The short stack showed his cards: 6-3 of clubs.  Really?  The Spanish Inquisition?  I certainly didn't expect that.  He must be a fan of Grange's now nearly defunct blog. But the other player didn't show so I didn't show either.  I really liked the flop, which had two Aces on it.  After a brick on the turn, the case Ace showed up on the river.  I must say, it had been a pretty long time since I'd gotten quads.

That was a decent double-up, but more players kept leaving the table, and we were back down to five players.  The lady on my right made one more plea to break the table and once again she refused.  There was no reason to stay, four small stacks to fight for pots with.  I decided to leave as a protest to their refusal to break the game as much as anything else.  So I racked up and said to the other players, "I'll make it easy for you.  I'm leaving so they'll have to break the game."  Note: they did have enough seats elsewhere for the four of them, I'm not sure if they could have handled five but we could have drawn for seats and the wait for the odd-man out wouldn't have been very long.

So I took a walk over to Bally's, having dropped $20 at PH.

I had to wait a bit for a seat.  Then, early on, in the small blind, I called $7 with 7-6 of diamonds.  It was seven-way.  The flop was 8-6-6, two hearts.  I checked and the preflop raiser bet $12, there was a call and I made it $30.  They both called.  I bet $40 on a 10, one caller.  But I checked the river, which was another 10.  My thought was that I had the bottom boat on a double paired board, play it safe.  But of course now I'm thinking that someone getting to the turn with a 10 is pretty unlikely.  Anyway,  The guy showed just an 8.  The other guy said he folded an 8 on the turn.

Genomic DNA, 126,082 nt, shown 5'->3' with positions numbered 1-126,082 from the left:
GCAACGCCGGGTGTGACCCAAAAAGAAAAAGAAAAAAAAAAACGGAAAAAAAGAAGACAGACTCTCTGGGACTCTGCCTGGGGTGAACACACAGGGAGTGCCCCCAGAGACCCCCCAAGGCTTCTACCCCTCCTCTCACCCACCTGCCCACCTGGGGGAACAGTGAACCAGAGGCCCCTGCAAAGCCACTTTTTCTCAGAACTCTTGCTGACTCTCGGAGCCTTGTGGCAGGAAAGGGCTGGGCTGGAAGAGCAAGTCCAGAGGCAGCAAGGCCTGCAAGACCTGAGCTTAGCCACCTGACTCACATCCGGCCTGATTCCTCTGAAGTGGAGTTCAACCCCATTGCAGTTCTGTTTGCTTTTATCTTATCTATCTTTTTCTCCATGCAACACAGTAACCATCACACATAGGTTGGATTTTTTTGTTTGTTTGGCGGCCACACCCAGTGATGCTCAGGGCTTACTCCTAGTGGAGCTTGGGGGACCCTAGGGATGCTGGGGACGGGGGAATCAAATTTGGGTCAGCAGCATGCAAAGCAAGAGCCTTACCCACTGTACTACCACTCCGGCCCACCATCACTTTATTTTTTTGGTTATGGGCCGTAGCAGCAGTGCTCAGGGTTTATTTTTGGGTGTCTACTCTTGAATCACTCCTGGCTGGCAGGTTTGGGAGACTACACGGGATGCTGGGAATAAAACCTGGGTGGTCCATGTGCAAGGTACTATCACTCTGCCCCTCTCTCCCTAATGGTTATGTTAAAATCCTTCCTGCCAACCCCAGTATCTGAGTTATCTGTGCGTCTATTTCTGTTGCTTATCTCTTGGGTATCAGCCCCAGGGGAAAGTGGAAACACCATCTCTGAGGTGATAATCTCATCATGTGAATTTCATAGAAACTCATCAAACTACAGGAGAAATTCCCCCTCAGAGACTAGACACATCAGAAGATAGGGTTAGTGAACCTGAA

Then I got pocket Aces and after a couple of limps, I made it $12.  Two players called my raise. Then one of the blinds shoved his last $70 and it folded back to me.  To be honest, I'm not sure what the proper play is in that situation.  He made such a big raise, it would be unlikely anyone else would call after I called.  So maybe there's no point in raising?  I dunno.  I guess if one of those two left wanted to play for $70 against my Aces I should have been ok with that.  But I decided to raise instead.  Just couldn't help myself.  You get Aces preflop, you just keep raising until you get a fold or a call.  At least that was my thought at the time, but thinking about now I'm thinking a call would have been better.  Of course it likely made no difference.  What do you think, should I have just called?

Well, I made it $130 and of course the other two players folded. He showed Ace-Queen and groaned when I showed my rockets.  He did catch a Queen on the turn—but no runner runner for him and I dragged the pot. 

I was pretty much card after that so I ended up leaving up $120.  So for the night, I made exactly $100.  I was reasonably happy about that.


  1. You got lucky cracking the Spanish Inquisition!

    Yeah, my blog is pretty much mothballed now. Work has me too busy to play much poker, and nothing exciting in the gaming law world right now. At least you're still posting for the rest of the rec poker world!

    1. Yes, all it took was QUADS to crack the Spanish Inquisition.

      Work? Time to retire and play full time.

  2. Yeah not much downside in calling there